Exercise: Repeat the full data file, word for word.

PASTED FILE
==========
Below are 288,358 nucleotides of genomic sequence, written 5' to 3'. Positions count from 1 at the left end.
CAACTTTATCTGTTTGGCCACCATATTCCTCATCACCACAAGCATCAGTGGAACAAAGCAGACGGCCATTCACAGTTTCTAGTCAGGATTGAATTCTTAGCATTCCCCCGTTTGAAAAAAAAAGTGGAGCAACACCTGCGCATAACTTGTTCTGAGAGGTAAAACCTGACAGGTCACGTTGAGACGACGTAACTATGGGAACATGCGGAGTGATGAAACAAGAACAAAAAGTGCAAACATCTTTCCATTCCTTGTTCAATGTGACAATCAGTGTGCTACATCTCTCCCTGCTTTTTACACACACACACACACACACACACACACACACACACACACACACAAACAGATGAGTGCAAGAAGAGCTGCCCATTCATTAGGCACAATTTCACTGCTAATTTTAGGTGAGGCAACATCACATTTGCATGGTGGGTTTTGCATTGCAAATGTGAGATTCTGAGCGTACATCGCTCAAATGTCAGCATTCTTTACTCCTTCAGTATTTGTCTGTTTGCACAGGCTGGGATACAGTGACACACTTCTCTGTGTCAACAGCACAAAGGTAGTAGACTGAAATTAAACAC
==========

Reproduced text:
Below are 288,358 nucleotides of genomic sequence, written 5' to 3'. Positions count from 1 at the left end.
CAACTTTATCTGTTTGGCCACCATATTCCTCATCACCACAAGCATCAGTGGAACAAAGCAGACGGCCATTCACAGTTTCTAGTCAGGATTGAATTCTTAGCATTCCCCCGTTTGAAAAAAAAAGTGGAGCAACACCTGCGCATAACTTGTTCTGAGAGGTAAAACCTGACAGGTCACGTTGAGACGACGTAACTATGGGAACATGCGGAGTGATGAAACAAGAACAAAAAGTGCAAACATCTTTCCATTCCTTGTTCAATGTGACAATCAGTGTGCTACATCTCTCCCTGCTTTTTACACACACACACACACACACACACACACACACACACACACACACAAACAGATGAGTGCAAGAAGAGCTGCCCATTCATTAGGCACAATTTCACTGCTAATTTTAGGTGAGGCAACATCACATTTGCATGGTGGGTTTTGCATTGCAAATGTGAGATTCTGAGCGTACATCGCTCAAATGTCAGCATTCTTTACTCCTTCAGTATTTGTCTGTTTGCACAGGCTGGGATACAGTGACACACTTCTCTGTGTCAACAGCACAAAGGTAGTAGACTGAAATTAAACAC